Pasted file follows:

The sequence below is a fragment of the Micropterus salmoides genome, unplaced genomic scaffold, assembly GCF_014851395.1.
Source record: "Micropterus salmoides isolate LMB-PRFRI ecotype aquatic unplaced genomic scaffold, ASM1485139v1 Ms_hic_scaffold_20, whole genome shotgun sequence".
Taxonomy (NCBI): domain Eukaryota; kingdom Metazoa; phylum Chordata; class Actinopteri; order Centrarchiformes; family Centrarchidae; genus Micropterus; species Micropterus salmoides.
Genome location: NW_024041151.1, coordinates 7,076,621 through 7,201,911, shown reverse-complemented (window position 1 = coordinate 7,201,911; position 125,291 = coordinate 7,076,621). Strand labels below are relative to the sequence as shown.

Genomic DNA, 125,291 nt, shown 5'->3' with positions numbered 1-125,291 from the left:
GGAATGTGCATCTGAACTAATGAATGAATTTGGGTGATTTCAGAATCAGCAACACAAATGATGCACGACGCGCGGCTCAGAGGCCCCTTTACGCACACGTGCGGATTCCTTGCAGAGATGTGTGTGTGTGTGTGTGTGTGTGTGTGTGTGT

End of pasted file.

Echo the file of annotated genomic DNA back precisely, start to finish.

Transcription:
The sequence below is a fragment of the Micropterus salmoides genome, unplaced genomic scaffold, assembly GCF_014851395.1.
Source record: "Micropterus salmoides isolate LMB-PRFRI ecotype aquatic unplaced genomic scaffold, ASM1485139v1 Ms_hic_scaffold_20, whole genome shotgun sequence".
Taxonomy (NCBI): domain Eukaryota; kingdom Metazoa; phylum Chordata; class Actinopteri; order Centrarchiformes; family Centrarchidae; genus Micropterus; species Micropterus salmoides.
Genome location: NW_024041151.1, coordinates 7,076,621 through 7,201,911, shown reverse-complemented (window position 1 = coordinate 7,201,911; position 125,291 = coordinate 7,076,621). Strand labels below are relative to the sequence as shown.

Genomic DNA, 125,291 nt, shown 5'->3' with positions numbered 1-125,291 from the left:
GGAATGTGCATCTGAACTAATGAATGAATTTGGGTGATTTCAGAATCAGCAACACAAATGATGCACGACGCGCGGCTCAGAGGCCCCTTTACGCACACGTGCGGATTCCTTGCAGAGATGTGTGTGTGTGTGTGTGTGTGTGTGTGTGTGT